This is not an answer, but something to think about. I recommend you categorize all possible updates you might intend. This can be updated and details added later if you mention each upgrade you are interested in. It is a starting point.
Along those lines, disable any annoying message about dist upgrade. Edit file “/etc/update-manager/release-upgrades”. Note this line:
You never ever want to use the Ubuntu mechanism for do-release-upgrade. If you change to this, then it’ll only prompt for ordinary package updates for console users:
If you don’t want any kind of available updates check for command line login to see:
Comment: Having automatic checks when network might be down implies it should be “never”, and then only manually run something like “sudo apt update;sudo apt-get upgrade”. If this goes to an end customer, and you want to be the only one doing upgrades, or if you have some schedule or routine in place, this should also be “never”.
Any upgrade which has an effect on the boot environment needs to be immediately marked “dangerous” to people who might be doing an upgrade. “sudo apt update” and “sudo apt-get-upgrade” are not dangerous, but still needs some comment.
Before you do any kind of apt operation which will actually update (as opposed to merely observing) you should first verify the NVIDIA-specific files are in place:
sha1sum -c /etc/nv_tegra_release
…correct any failures before the apt operation. Then do your apt operations, and once again check “sha1sum -c /etc/nv_tegra_release”. Don’t reboot until you’ve checked this.
There is only one place where this really matters in practice. See what is listed from:
# grep libglx /etc/nv_tegra_release
The only failure you might get, and one which is very rare (other than perhaps the first apt-get upgrade after a flash) is this file:
…and note that this is the same file in a different location, and is always safe during any apt operation:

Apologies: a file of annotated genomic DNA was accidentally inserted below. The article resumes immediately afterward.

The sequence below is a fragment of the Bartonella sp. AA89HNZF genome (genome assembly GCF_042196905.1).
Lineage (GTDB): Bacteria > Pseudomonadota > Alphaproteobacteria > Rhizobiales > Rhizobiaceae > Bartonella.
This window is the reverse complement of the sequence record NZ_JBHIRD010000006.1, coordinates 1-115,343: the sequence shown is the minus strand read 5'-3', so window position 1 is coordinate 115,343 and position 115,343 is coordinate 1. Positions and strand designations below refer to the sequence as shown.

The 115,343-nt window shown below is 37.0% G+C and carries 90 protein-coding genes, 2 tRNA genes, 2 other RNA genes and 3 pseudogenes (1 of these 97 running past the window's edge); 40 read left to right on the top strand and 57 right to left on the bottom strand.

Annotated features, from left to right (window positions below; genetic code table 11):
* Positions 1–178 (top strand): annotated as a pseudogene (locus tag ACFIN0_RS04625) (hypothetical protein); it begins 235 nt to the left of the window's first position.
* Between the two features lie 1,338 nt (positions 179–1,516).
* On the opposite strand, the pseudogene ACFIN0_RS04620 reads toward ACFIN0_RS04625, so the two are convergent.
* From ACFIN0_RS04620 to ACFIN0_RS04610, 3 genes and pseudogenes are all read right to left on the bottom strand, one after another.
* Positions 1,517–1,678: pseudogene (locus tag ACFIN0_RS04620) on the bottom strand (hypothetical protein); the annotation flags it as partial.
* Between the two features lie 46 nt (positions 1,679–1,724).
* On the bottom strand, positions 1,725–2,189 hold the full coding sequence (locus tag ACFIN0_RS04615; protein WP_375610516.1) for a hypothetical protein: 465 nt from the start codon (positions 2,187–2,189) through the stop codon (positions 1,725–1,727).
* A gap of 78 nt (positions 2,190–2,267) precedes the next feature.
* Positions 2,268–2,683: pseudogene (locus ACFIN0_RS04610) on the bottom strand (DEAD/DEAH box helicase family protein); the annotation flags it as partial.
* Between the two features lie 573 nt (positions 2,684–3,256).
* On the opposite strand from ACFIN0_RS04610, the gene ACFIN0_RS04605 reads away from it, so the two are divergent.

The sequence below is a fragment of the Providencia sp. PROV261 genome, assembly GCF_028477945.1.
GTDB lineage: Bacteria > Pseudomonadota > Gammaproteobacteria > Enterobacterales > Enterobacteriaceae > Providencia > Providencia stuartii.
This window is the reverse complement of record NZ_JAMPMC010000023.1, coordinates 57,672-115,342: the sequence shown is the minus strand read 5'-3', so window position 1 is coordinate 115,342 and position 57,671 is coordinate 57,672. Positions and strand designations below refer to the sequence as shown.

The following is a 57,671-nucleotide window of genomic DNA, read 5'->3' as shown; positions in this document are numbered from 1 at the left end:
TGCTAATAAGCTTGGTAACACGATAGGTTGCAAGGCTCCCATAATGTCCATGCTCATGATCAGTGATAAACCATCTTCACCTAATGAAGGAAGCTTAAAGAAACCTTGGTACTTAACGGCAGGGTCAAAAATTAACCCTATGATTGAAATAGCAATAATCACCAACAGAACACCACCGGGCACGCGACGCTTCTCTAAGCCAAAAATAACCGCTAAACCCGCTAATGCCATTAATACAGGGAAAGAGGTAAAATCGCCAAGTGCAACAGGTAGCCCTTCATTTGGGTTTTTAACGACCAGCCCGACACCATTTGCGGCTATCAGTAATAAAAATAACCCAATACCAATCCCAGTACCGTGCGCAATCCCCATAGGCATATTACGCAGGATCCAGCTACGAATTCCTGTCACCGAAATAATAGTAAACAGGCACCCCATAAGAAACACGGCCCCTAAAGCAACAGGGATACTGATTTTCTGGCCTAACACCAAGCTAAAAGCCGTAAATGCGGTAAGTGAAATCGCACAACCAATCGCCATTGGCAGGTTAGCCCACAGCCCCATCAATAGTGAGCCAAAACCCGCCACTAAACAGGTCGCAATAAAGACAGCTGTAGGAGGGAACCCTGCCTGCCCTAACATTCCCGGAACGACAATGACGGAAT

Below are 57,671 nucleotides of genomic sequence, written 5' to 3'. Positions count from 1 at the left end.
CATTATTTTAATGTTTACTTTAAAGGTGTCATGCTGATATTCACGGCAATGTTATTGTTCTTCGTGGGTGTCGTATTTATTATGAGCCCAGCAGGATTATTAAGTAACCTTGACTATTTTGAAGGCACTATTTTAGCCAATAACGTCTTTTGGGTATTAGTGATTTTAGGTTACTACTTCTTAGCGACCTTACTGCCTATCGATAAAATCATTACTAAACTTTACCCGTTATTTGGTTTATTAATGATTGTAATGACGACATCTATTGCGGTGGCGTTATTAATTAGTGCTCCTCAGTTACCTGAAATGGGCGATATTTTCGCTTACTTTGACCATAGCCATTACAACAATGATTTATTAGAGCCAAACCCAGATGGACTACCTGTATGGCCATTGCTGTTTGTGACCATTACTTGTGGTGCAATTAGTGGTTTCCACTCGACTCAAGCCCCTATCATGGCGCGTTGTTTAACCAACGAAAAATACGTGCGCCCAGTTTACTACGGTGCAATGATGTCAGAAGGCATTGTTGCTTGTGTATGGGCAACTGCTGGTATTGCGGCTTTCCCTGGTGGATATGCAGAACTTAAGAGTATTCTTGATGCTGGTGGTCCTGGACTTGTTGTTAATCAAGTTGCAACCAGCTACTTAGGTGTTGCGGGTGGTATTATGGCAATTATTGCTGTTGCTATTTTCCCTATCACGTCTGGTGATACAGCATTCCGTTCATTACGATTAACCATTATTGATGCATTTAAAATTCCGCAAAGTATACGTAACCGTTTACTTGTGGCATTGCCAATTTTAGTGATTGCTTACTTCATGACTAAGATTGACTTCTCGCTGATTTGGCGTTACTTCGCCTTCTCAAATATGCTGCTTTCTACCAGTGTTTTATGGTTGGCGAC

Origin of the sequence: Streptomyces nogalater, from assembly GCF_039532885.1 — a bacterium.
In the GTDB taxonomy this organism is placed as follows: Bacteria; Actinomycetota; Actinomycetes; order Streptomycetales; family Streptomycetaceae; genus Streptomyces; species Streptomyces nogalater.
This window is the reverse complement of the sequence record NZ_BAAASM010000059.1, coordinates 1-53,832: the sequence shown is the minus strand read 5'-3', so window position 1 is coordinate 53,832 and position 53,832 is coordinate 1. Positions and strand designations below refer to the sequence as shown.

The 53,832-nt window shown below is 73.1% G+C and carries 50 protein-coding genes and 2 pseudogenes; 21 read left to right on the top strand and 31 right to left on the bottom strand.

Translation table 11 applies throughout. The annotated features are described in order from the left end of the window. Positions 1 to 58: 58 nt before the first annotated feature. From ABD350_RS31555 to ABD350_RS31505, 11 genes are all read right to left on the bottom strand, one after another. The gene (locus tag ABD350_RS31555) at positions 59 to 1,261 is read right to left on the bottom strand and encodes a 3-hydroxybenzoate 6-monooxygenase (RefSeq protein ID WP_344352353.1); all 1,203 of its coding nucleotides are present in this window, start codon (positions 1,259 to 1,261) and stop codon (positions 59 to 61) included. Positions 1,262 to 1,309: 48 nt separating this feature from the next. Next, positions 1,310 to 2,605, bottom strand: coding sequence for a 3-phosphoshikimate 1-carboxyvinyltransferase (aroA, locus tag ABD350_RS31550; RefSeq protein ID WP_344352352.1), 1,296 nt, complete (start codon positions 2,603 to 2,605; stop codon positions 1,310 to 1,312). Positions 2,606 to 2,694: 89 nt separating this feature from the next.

You can fix this simply by copying the aarch64 version into the xorg module location.
If this file is wrong, then GUI login will break. The rest of the system will be ok, so ssh and CTRL-ALT-F2 will be available to fix this.
FYI, if you look at the driver package used for a PC to flash a Jetson (the content of the “Linux_for_Tegra/” subdirectory…present either from the driver package download or JetPack which is a front end to the driver package, then the “Linux_for_Tegra/nv_tegra/” directory archive “nidia_drivers.tbz2” is that content (the “apply_binaries.sh” step does this). If you are ever in doubt, then you could copy this file to “/” of the Jetson, and unpack it as root to place everything back in place which is named in “/etc/nv_tegra_release”.
Never mix and match between two L4T releases. If in doubt, see the current “head -n 1 /etc/nv_tegra_release”. Any kind of scripted upgrade which is L4T version-dependent should check this. Mixing anything between two incompatible releases will cause failure.
Categorize your updates to one of:
- Rootfs and regular package updates.
- Device tree updates.
- Boot environment updates.
Note: In older releases device tree was independent of boot environment. In semi-recent releases device tree update is a boot environment update. You should consider a device tree update in both boot and device tree category.
- Kernel update.
Note: The base kernel Image is part of the boot environment, but since modules are not depended upon for boot, modules are not really part of the boot environment unless you've customized.
Consider having a reference clone. Update a test TX2, if it succeeds, then either clone or rsync to an existing clone. Then do your update.
Never mix a clone from one release with another release.
If you update rootfs, then you can more or less use any mechanism published by Ubuntu to do the update so long as it doesn’t name the kernel or boot structure. “rsync” is something you can use.
Be careful before any clone restore to examine the content of the clone’s “/etc/udev/rules.d/”. There are times when for example an ethernet MAC address is added directly to a udev rule as a way of renaming a specific interface. Recent releases don’t do this, but if there a customization which is specific to a serial number of MAC address which differs from one physical Jetson to another, then you’ll have to account for that or remove the rule.
A second example for care with cloning is that the password and other files related to login will be from whatever you cloned.
Related to this, consider host ssh keys and individual login ssh keys are cloned…restore with those may not be what you want.
Consider preserving any WiFi setup information.
As per the last statement, you might find it useful to take down certain information before a risky operation…or even upon first deployment. This is especially useful on any dev Jetson. A suggested list of things to save a copy of:
Be especially aware that recent L4T releases sign device trees. “dd” can put these in place, but if the signature is wrong, then reboot will fail. Along those lines, even if you do have a correct signature, be absolutely certain the partition itself is large enough to hold your edited and signed version of a “dd” emplaced device tree.